China has stuck by the Syrian regime through nearly 15 months of bloody revolt, a position analysts say stems largely from its principle of not getting involved in other countries’ affairs.
Rights groups say more than 13,500 people have died in the Syrian uprising since March last year, and Western powers are pushing for increased pressure on Syrian President Bashar al-Assad to stop the regime’s assault against the population.
Despite having few interests in Syria, Beijing has steadfastly maintained that its ally al-Assad must not be forced from power, resisting Western pressure.
Its stance is faithful to its long-held principle that no country should interfere in other states’ domestic affairs — a tenet that allows it to reject any foreign criticism of its policies on issues such as Tibet and Taiwan.
Analysts say China’s intransigence may stem from its discomfort with Western military action after last year’s uprising in Libya, which eventually led to the fall of Libyan leader Muammar Qaddafi.
China consistently opposed military action in Libya within the 15-member UN Security Council, but did not use its veto to block the resolution in March last year authorizing the operation, instead abstaining in the vote.
However, it believes that the West misinterpreted the resolution and went too far.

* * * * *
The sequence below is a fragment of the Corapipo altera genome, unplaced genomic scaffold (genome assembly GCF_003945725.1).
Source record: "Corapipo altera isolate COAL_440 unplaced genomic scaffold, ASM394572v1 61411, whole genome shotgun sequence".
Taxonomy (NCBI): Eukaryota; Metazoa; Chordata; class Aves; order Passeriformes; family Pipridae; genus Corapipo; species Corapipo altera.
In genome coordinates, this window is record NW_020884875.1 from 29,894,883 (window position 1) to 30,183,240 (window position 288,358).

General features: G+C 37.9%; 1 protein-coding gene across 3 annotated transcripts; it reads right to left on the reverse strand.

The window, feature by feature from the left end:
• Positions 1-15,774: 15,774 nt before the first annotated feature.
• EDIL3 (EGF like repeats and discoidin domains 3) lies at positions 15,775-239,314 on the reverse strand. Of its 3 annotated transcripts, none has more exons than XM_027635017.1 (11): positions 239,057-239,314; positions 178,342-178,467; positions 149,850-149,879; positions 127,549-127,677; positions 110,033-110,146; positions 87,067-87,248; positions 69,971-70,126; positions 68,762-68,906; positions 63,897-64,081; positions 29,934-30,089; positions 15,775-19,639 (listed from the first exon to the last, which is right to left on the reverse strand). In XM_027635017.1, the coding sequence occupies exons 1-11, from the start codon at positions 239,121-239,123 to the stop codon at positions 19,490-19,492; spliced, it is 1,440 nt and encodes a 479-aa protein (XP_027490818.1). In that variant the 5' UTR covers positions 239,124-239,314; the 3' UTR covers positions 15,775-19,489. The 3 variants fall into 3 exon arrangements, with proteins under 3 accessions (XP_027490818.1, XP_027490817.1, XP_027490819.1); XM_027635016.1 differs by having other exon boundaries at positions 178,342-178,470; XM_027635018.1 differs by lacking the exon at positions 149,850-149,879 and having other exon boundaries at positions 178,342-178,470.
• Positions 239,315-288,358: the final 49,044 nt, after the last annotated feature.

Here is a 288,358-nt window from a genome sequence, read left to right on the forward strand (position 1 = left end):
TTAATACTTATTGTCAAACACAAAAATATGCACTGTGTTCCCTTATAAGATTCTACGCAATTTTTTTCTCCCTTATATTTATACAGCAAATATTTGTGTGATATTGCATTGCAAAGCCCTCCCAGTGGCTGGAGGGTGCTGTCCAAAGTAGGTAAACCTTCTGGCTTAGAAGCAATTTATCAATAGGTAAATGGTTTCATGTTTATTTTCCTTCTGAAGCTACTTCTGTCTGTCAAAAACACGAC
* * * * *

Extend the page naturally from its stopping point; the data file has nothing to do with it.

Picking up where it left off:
China “has always insisted on the fact that Syria’s internal affairs must be decided by its population,” said He Wenping (賀文萍), a researcher at the Chinese Academy of Social Sciences.
“Non-interference in the internal affairs of a sovereign state is one of the principles that safeguards world peace,” he said.
Beijing has also repeatedly said it “opposes military intervention in Syria and opposes regime change by force” — a claim reiterated after the Houla massacre at the end of last month that saw 108 people die and shocked the world.
It keeps calling for “all parties” to observe a ceasefire in Syria, and is “unwilling to identify one side as more responsible for the violence than another,” said Brad Glosserman, executive director of the Pacific Forum CSIS.
Francois Godement, head of strategy at the Paris-based Asia Centre, dubbed China’s stance on Syria “dogmatic stubbornness” and said it was a “sanction against the West for going beyond [the remit of] UN resolutions on Libya.”
However, he pointed out that China “does not risk much from the downfall of the [al-Assad] regime, which is different from Libya and Sudan.”
China had huge interests in Libya — and not only in the oil sector — and more than 30,000 of its nationals lived and worked there. In Sudan, the energy-hungry Asian country buys large amounts of gasoline.
However, Syria’s small amounts of oil go to Europe and Chinese commercial interests there are minimal. In 2010, China’s exports to the country came to just US$2.4 billion.
“Intransigence clearly rules,” said Jonathan Holslag of the Brussels Institute of Contemporary China Studies, adding that Beijing has a “fixation with Western intervention.”
Beijing has done what it usually does in times of crisis. It sent an envoy and has called for restraint, but “it has neither tried to mediate, nor has it thrown its weight behind the action plan of the Arab League,” he said.
China has walked in lockstep with Russia, with Russian President Vladimir Putin currently in Beijing to bolster the two giant neighbors’ alliance, particularly on the diplomatic front.